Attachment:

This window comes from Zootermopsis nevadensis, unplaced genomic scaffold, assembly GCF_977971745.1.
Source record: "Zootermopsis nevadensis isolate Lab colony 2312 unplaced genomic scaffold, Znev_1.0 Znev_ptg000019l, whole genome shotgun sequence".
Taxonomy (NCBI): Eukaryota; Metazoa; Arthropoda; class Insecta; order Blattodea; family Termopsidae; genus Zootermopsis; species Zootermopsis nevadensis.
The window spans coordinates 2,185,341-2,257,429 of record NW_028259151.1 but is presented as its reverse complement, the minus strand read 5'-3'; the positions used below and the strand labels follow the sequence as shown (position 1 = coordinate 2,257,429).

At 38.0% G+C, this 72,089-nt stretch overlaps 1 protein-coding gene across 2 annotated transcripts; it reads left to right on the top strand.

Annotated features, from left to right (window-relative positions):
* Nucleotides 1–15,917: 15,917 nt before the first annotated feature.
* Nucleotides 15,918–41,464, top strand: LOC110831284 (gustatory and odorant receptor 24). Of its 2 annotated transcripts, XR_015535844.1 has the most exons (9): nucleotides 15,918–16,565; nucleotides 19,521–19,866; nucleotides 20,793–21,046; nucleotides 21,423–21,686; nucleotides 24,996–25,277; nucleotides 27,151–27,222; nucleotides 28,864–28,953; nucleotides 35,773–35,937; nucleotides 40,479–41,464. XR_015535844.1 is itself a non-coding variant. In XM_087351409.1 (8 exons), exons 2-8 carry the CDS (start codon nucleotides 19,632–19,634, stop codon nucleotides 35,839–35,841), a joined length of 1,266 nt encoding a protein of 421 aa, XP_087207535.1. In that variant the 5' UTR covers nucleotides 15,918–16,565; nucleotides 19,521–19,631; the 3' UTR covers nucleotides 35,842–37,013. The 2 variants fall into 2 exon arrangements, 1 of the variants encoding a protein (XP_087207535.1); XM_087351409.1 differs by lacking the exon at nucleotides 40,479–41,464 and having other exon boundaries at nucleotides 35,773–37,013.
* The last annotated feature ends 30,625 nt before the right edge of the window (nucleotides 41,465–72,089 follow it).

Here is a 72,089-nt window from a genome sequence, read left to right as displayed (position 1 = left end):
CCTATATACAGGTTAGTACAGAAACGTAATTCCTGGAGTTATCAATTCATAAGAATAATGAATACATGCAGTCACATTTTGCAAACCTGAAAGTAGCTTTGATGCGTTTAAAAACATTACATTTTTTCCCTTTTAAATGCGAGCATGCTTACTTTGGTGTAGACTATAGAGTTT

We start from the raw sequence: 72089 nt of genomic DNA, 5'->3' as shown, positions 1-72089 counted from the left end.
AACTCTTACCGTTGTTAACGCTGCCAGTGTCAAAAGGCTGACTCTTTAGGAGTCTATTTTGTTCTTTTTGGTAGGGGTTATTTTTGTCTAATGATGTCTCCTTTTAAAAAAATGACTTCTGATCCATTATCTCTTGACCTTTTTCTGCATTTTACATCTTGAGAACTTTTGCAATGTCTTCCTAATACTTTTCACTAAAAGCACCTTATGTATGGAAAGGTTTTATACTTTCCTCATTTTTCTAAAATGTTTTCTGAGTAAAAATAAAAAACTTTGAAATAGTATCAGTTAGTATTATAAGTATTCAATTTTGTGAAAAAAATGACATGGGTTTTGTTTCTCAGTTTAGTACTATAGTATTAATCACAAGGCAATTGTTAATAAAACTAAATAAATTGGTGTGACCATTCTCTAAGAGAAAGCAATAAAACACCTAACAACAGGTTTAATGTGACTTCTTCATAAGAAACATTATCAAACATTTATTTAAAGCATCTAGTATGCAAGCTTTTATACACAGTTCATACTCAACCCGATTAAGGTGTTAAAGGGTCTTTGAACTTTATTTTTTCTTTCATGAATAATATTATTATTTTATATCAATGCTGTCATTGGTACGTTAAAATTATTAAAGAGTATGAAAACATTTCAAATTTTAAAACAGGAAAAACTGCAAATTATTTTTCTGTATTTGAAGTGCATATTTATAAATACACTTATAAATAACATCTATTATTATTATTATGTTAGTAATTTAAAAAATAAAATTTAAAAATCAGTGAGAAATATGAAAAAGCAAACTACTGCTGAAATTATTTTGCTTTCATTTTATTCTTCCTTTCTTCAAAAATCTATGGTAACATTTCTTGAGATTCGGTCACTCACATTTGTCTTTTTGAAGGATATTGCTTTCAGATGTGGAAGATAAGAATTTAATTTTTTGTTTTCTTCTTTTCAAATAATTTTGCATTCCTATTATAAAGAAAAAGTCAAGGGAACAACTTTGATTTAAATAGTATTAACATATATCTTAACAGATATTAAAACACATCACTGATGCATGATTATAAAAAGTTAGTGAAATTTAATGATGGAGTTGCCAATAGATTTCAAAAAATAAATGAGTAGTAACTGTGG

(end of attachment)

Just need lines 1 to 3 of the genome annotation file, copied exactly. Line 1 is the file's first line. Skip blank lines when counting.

This window comes from Zootermopsis nevadensis, unplaced genomic scaffold, assembly GCF_977971745.1.
Source record: "Zootermopsis nevadensis isolate Lab colony 2312 unplaced genomic scaffold, Znev_1.0 Znev_ptg000019l, whole genome shotgun sequence".
Taxonomy (NCBI): Eukaryota; Metazoa; Arthropoda; class Insecta; order Blattodea; family Termopsidae; genus Zootermopsis; species Zootermopsis nevadensis.